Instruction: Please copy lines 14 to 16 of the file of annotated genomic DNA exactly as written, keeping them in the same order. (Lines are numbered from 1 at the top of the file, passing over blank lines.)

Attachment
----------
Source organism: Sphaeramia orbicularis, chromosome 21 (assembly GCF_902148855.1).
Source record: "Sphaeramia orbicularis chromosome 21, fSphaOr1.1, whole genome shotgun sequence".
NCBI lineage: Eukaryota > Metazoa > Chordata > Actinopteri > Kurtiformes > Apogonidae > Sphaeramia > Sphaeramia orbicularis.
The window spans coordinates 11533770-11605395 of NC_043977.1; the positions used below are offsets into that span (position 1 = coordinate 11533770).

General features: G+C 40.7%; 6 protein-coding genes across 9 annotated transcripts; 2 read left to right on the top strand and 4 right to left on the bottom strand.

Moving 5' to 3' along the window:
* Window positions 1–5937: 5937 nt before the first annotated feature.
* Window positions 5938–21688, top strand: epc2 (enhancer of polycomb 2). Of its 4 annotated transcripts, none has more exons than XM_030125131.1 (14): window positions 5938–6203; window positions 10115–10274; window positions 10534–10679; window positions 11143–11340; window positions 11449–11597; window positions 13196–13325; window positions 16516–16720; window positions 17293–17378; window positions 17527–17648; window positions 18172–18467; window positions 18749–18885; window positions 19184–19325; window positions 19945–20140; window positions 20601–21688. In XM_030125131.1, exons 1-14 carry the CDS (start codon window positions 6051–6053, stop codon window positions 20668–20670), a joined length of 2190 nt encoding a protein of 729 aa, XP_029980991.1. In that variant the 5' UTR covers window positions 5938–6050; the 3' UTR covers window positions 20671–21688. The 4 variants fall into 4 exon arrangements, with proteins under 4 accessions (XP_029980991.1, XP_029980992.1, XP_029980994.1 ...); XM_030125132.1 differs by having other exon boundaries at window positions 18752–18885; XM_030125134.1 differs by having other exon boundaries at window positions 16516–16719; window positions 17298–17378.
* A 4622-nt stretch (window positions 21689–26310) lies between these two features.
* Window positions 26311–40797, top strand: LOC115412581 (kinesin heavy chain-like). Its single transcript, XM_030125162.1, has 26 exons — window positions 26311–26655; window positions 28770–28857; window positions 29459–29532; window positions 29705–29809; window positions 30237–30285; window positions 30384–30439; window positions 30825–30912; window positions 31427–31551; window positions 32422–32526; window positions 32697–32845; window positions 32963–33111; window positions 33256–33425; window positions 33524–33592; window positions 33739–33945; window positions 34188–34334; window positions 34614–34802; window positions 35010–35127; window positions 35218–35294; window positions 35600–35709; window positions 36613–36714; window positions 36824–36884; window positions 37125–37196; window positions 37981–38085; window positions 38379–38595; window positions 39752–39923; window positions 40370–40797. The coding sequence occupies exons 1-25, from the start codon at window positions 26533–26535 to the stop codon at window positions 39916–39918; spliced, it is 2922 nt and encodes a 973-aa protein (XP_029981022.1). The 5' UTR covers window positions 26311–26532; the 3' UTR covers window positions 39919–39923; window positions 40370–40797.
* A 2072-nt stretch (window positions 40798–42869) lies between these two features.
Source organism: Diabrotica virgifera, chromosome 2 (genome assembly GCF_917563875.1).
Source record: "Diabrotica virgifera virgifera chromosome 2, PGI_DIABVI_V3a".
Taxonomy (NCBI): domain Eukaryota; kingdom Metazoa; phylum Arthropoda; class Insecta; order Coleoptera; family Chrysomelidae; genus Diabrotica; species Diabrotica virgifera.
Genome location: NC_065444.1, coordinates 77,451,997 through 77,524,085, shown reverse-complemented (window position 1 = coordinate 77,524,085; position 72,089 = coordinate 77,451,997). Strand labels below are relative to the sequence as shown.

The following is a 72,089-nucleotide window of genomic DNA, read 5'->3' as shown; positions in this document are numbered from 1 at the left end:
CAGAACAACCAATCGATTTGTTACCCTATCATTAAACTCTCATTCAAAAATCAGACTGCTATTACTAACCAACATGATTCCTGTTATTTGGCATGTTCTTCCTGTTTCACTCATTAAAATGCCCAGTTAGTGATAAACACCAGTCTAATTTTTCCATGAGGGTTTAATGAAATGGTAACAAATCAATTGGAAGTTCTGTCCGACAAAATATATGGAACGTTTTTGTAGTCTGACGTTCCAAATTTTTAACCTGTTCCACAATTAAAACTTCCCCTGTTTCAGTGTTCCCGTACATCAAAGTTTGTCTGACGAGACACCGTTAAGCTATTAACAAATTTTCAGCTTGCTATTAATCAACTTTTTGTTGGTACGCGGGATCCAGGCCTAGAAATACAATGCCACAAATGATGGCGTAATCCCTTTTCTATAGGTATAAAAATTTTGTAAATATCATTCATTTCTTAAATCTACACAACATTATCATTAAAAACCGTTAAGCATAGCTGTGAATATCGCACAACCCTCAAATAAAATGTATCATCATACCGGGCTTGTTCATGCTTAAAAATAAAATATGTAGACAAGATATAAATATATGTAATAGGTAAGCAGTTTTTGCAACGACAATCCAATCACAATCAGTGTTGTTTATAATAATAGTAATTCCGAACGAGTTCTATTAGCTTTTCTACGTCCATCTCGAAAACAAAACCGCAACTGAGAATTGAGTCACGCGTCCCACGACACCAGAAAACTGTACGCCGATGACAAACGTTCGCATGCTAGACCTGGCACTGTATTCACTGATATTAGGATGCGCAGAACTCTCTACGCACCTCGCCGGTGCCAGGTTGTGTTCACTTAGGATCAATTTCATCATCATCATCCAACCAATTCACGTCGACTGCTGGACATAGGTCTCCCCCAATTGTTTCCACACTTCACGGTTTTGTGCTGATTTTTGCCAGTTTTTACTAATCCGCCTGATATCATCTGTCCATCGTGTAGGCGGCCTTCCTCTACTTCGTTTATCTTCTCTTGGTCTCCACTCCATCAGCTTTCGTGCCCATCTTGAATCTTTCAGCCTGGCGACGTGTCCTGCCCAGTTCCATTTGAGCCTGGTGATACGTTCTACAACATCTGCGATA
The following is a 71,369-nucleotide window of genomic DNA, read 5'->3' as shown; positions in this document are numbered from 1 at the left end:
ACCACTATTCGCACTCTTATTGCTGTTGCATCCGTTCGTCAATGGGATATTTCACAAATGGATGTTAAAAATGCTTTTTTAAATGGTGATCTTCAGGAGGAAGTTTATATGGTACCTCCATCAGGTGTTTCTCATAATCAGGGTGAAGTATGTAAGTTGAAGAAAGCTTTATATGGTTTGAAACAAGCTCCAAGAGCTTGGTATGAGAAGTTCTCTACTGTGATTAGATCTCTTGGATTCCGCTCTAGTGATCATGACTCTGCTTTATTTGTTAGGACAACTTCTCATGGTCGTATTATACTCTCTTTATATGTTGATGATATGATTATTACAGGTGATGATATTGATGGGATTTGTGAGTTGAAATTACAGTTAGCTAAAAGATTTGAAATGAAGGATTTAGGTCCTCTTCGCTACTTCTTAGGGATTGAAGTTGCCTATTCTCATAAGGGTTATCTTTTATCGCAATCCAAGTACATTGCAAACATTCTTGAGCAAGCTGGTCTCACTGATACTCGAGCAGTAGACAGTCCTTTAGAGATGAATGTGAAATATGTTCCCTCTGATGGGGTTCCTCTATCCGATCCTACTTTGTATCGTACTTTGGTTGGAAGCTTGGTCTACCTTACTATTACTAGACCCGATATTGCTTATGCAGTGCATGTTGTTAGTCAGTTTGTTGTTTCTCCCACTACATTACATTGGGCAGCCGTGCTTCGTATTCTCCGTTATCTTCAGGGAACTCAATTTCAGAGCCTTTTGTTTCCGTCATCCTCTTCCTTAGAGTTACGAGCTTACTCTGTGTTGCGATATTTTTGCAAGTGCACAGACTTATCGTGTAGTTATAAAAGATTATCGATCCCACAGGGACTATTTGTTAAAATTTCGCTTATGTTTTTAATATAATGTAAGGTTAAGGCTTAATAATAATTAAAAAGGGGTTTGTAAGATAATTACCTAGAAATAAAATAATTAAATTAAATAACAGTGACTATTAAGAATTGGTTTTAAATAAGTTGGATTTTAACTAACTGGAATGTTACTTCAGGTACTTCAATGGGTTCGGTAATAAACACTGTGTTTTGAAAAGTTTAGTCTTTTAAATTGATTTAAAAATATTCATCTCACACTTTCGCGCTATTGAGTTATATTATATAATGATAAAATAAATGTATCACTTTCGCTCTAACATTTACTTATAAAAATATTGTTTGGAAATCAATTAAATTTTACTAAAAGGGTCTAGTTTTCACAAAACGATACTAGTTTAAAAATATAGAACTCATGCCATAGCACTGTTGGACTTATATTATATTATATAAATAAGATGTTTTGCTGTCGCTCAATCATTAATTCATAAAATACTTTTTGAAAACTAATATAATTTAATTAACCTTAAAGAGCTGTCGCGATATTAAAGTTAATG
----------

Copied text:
Taxonomy (NCBI): domain Eukaryota; kingdom Metazoa; phylum Arthropoda; class Insecta; order Coleoptera; family Chrysomelidae; genus Diabrotica; species Diabrotica virgifera.
Genome location: NC_065444.1, coordinates 77,451,997 through 77,524,085, shown reverse-complemented (window position 1 = coordinate 77,524,085; position 72,089 = coordinate 77,451,997). Strand labels below are relative to the sequence as shown.

The following is a 72,089-nucleotide window of genomic DNA, read 5'->3' as shown; positions in this document are numbered from 1 at the left end: